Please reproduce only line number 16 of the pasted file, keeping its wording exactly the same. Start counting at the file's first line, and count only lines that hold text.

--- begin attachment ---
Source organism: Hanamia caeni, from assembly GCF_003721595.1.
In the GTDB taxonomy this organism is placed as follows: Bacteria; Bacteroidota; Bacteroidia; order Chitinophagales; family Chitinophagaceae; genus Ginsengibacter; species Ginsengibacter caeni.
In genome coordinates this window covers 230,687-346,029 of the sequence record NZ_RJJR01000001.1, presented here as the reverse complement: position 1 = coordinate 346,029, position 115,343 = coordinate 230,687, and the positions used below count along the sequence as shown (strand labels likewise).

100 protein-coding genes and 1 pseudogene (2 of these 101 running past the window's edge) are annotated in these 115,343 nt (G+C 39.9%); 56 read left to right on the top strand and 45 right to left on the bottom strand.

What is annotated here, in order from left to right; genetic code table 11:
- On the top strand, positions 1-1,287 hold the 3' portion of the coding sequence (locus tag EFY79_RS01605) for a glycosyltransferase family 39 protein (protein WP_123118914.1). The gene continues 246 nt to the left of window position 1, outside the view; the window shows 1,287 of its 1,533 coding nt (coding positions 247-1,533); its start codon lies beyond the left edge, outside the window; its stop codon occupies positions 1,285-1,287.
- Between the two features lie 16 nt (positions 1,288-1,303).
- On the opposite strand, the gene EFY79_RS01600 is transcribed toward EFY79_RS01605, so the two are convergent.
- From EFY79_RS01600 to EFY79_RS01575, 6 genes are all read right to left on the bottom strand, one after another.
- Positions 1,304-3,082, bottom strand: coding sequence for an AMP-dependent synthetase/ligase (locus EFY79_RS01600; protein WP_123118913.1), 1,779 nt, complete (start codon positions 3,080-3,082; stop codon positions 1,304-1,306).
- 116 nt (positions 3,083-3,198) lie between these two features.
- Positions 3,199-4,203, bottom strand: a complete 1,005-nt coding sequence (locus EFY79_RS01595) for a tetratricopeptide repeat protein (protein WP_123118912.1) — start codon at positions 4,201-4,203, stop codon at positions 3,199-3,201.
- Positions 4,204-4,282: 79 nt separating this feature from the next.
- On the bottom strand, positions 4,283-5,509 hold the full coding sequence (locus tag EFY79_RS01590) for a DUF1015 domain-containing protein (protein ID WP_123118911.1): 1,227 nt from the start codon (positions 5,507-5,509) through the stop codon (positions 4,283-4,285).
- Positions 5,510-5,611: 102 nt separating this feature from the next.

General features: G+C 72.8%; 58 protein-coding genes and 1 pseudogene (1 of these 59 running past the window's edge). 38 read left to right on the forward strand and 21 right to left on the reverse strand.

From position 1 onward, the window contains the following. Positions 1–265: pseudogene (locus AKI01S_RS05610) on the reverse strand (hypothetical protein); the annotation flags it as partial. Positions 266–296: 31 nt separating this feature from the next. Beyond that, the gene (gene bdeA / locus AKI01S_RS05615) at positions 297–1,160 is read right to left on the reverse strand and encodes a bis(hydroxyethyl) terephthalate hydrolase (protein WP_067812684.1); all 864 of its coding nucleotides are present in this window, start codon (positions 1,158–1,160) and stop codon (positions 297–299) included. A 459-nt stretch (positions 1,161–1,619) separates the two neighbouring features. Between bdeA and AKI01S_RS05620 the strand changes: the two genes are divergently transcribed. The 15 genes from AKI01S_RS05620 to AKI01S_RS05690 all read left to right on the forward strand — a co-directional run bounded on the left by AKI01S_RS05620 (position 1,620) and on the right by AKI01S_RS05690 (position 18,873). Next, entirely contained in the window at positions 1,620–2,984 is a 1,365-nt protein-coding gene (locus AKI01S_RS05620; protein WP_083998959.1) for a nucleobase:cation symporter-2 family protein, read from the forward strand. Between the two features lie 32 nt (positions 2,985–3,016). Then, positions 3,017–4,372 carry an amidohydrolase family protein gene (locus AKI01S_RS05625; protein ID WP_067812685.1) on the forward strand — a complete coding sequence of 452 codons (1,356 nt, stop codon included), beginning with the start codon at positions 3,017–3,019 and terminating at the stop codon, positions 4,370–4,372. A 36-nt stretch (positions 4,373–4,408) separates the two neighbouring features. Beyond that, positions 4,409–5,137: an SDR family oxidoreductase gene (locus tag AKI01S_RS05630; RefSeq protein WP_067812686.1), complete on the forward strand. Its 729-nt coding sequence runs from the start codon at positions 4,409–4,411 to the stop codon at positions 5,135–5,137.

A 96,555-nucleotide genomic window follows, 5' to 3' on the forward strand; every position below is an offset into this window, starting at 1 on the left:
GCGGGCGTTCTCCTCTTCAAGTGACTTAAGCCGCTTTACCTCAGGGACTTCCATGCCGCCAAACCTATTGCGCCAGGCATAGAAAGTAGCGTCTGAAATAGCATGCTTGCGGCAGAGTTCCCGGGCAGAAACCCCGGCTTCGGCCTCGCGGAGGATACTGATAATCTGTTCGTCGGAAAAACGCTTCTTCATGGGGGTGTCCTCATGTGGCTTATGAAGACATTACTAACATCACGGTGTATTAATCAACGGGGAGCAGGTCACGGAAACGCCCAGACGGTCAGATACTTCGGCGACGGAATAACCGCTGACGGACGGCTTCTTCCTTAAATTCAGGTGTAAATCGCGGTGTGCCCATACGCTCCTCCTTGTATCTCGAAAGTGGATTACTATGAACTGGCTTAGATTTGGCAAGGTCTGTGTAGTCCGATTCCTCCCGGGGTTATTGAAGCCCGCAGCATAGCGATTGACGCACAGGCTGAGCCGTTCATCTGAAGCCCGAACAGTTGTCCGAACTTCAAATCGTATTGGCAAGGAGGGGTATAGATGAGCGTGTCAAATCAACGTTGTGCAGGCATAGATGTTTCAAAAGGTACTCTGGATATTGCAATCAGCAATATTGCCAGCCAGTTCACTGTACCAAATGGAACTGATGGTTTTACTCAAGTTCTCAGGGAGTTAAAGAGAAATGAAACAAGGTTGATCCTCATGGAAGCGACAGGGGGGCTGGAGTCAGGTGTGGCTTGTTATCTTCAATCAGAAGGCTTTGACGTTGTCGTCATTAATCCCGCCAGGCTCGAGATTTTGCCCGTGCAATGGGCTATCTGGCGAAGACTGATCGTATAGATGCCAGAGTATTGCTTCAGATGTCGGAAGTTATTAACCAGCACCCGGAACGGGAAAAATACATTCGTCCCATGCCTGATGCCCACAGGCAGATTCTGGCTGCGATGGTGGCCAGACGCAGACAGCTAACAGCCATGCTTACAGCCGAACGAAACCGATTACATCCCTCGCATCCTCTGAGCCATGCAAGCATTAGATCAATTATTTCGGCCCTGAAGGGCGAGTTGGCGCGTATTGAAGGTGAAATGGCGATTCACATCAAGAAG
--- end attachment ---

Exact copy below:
General features: G+C 72.8%; 58 protein-coding genes and 1 pseudogene (1 of these 59 running past the window's edge). 38 read left to right on the forward strand and 21 right to left on the reverse strand.